With each subsequent release, ukulele player Jake Shimabukuro takes another step away from being merely a YouTube phenomenon. Ten years ago, a video of him playing an instrumental rendition of The Beatles tune “While My Guitar Gently Weeps” went viral, and videos of his versions of other songs, like Queen’s “Bohemian Rhapsody” and Leonard Cohen’s “Hallelujah,” further extended his reputation as a marvelously talented Internet sensation. But the native Hawaiian had recorded many albums prior to filming that Beatles clip. Today, his discography includes dozens of titles. A one-trick pony he is not. His new album, Nashville Sessions, consists of all original material. It’s a trio disc recorded with bassist Nolan Verner and drummer Evan Hutchings. (Two of the 11 tracks include strings from Chris Carmichael.) This album definitely feels more influenced by rock than jazz, and Shimabukuro’s mastery of a variety of types of ukulele—tenor, baritone, soprano and electric—gives the program numerous sonic textures. He’s capable of crafting catchy ditties, New Age-flavored dreamscapes, delicate lines akin to classical guitar and crunching electric work that packs the punch of a Telecaster. An adventurer who is constantly seeking to expand the audience for ukulele, Shimabukuro offers diverse fare here, like “Kilauea” (which might appeal to prog-rock fans), “Blue Haiku” (a gentle breeze that will be nectar for fans of traditional uke sounds) and “Tritone” (which incorporates elements from a concerto for ukulele and orchestra composed by Byron Yasui). Discussing the new album, Shimabukuro said, “The interesting thing about using different sounds and effects—overdrive/distortion, tube preamps and a Leslie speaker cabinet—is that they make you play differently. You become a new person.” Fans will be happy to follow the old Jake on his new journey.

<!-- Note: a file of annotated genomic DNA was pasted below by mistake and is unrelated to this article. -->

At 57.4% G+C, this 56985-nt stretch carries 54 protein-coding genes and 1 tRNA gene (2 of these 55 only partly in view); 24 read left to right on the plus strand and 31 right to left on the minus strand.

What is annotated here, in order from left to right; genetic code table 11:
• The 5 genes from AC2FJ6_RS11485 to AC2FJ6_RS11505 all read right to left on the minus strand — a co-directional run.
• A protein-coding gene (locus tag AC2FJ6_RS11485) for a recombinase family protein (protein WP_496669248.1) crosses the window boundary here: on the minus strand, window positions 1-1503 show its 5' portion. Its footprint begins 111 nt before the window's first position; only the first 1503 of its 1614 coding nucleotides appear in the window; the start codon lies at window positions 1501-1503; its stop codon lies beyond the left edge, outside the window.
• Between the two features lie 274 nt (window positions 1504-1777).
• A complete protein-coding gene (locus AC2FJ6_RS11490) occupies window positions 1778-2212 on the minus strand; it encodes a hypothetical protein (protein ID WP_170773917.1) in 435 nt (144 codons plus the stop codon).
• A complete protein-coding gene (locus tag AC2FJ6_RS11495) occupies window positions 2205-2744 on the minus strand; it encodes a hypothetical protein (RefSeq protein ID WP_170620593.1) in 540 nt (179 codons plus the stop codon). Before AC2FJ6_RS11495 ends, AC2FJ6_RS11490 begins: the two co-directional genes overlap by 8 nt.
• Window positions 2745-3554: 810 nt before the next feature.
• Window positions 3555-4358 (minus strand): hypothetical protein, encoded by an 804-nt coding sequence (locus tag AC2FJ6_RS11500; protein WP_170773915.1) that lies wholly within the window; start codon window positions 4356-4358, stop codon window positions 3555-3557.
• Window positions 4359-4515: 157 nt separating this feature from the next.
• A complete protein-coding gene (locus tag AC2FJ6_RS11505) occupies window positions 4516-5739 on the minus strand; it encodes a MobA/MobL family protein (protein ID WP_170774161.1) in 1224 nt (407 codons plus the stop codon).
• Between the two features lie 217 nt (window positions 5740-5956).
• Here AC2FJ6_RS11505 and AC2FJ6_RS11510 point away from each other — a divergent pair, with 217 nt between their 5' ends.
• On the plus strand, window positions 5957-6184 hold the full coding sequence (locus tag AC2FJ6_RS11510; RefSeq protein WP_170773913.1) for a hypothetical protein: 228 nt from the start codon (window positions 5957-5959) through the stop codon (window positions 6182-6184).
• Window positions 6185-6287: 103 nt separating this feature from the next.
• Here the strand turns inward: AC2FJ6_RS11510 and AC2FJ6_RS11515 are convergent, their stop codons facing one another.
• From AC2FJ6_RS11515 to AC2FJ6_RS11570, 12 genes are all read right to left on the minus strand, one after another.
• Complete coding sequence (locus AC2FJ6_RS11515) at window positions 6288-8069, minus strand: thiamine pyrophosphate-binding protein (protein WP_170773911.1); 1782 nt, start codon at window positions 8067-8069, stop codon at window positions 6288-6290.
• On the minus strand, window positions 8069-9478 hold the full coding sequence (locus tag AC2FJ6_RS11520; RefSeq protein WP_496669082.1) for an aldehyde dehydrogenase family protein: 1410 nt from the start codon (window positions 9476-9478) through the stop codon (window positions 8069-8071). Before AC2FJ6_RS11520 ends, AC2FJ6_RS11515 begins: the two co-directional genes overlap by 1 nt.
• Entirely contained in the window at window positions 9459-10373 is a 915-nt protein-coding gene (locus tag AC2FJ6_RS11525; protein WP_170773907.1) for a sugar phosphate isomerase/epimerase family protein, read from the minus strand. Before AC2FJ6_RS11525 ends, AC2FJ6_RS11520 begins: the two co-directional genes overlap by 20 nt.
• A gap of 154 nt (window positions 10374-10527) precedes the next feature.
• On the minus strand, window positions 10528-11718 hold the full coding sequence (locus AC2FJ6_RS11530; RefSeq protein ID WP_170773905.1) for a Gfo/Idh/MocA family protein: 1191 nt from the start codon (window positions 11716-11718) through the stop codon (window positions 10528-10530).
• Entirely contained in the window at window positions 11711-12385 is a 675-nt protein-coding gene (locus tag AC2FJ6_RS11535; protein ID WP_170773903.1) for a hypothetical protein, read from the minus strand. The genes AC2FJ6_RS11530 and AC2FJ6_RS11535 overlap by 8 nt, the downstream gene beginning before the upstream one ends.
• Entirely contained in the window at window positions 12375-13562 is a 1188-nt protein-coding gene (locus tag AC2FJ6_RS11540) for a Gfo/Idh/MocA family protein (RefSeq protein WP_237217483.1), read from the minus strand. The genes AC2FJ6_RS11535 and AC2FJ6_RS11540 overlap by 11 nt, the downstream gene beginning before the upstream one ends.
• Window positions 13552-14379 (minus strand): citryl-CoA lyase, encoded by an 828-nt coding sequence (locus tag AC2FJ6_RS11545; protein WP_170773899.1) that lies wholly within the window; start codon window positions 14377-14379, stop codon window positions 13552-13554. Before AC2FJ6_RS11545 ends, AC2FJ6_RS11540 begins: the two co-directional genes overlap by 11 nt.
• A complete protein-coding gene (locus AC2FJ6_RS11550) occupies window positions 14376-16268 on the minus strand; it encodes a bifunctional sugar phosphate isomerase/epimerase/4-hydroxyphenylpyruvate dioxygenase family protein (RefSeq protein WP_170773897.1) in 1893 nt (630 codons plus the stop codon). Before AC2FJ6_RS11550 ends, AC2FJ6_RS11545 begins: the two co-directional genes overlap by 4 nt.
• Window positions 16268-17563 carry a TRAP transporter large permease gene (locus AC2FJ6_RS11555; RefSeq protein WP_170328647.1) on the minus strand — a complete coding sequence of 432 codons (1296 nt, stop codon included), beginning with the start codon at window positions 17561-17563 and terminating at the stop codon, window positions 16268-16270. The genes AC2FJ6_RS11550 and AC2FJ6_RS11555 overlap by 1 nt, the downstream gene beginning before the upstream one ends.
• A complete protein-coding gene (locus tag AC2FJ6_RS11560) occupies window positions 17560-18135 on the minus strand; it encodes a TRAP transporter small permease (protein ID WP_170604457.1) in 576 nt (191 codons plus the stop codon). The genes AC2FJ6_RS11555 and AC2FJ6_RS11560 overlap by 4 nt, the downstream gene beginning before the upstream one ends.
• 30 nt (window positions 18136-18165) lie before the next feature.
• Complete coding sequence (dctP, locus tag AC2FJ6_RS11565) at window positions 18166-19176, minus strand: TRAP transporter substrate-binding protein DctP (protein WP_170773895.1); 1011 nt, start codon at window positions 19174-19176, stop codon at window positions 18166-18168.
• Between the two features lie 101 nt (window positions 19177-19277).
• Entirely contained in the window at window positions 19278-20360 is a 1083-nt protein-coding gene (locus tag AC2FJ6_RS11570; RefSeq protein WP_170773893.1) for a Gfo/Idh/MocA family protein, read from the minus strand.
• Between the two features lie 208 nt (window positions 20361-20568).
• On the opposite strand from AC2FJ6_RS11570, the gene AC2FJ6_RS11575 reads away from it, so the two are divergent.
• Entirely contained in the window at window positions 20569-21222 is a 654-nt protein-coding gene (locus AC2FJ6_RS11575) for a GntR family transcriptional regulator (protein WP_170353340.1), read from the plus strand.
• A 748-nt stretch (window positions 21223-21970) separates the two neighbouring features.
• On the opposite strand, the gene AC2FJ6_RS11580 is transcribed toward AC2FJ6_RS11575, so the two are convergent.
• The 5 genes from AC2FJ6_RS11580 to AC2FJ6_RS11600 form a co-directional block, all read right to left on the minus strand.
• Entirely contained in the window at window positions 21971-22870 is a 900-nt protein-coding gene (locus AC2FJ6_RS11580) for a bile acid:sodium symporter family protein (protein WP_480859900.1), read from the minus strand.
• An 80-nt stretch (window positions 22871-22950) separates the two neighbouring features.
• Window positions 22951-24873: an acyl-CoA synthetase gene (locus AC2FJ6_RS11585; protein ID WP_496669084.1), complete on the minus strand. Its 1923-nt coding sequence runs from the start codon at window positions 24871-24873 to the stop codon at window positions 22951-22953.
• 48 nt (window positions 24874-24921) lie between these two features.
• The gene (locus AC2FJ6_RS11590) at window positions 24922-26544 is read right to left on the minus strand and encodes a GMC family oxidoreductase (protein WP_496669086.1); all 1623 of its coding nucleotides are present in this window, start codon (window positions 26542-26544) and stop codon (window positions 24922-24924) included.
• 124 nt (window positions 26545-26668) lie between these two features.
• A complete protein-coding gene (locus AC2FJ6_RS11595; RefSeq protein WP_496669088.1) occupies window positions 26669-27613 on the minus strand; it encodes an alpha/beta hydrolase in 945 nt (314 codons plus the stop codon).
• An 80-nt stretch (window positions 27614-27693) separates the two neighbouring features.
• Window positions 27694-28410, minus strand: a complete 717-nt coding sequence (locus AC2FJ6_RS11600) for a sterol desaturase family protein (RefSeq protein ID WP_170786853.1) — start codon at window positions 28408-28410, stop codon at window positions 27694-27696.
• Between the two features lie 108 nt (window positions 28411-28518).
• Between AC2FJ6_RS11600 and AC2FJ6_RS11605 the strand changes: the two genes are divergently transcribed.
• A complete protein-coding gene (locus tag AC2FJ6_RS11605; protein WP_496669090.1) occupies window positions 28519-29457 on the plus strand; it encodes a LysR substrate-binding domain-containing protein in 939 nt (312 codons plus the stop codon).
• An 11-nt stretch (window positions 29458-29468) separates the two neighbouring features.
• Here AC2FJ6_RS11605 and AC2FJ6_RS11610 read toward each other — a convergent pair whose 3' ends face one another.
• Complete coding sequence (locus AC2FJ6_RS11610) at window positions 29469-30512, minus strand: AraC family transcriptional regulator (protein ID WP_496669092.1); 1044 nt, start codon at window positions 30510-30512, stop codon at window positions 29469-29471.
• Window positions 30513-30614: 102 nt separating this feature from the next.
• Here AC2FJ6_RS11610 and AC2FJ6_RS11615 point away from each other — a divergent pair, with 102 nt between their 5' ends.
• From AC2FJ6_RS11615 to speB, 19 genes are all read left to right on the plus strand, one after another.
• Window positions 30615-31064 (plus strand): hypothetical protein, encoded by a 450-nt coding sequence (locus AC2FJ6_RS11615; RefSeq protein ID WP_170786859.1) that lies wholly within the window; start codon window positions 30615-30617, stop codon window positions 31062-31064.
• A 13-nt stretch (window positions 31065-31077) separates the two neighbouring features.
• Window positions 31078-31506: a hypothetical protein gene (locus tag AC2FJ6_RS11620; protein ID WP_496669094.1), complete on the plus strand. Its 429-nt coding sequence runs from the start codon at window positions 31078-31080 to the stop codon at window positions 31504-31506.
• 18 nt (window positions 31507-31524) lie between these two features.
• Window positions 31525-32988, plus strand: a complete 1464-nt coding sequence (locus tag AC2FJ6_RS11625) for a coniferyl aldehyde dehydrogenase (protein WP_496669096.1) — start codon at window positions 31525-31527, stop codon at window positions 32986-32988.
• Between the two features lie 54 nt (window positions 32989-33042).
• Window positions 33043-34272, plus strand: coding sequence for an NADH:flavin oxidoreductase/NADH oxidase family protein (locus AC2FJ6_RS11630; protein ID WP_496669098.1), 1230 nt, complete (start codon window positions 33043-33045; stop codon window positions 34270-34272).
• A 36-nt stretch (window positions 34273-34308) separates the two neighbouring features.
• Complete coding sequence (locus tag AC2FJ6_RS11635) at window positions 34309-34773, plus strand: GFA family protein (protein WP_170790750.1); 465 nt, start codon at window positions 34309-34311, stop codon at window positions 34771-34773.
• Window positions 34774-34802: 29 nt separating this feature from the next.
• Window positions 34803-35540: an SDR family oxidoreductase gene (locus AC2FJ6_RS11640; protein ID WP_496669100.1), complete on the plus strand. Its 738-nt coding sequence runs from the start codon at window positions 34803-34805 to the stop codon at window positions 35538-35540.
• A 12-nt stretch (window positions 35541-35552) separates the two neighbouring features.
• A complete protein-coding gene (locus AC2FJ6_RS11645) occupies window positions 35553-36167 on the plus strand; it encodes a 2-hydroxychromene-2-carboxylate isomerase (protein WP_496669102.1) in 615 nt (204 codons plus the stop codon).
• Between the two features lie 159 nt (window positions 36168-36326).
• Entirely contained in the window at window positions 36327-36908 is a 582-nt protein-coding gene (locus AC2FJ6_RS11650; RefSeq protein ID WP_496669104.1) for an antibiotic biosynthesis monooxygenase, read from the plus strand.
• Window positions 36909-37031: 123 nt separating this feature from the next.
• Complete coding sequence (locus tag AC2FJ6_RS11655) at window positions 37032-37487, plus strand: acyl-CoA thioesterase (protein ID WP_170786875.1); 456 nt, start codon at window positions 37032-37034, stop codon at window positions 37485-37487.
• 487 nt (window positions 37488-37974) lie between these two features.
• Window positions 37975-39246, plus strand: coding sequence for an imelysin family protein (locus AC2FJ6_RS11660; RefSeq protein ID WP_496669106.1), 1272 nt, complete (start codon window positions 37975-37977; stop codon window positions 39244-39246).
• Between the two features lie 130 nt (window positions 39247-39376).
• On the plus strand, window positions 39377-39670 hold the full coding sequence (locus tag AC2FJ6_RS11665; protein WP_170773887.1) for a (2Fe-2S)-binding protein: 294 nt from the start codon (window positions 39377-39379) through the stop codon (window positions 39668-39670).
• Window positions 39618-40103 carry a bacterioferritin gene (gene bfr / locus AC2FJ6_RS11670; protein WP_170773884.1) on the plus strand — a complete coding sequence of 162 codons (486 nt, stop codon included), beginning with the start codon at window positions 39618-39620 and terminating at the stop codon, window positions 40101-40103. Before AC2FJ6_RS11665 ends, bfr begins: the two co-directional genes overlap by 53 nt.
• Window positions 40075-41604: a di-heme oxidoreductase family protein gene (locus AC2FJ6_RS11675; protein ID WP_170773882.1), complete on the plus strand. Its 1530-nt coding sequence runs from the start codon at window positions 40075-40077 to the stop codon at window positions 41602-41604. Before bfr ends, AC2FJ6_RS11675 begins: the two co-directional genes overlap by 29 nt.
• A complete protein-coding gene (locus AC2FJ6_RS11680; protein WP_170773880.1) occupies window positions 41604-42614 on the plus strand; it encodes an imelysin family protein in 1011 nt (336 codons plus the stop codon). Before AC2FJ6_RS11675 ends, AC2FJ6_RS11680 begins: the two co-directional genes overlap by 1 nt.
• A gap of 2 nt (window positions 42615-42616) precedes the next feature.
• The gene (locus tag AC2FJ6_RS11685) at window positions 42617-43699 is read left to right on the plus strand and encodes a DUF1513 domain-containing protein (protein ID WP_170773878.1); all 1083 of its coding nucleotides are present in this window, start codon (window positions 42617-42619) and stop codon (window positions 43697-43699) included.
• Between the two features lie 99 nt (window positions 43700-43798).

By Bobby Reed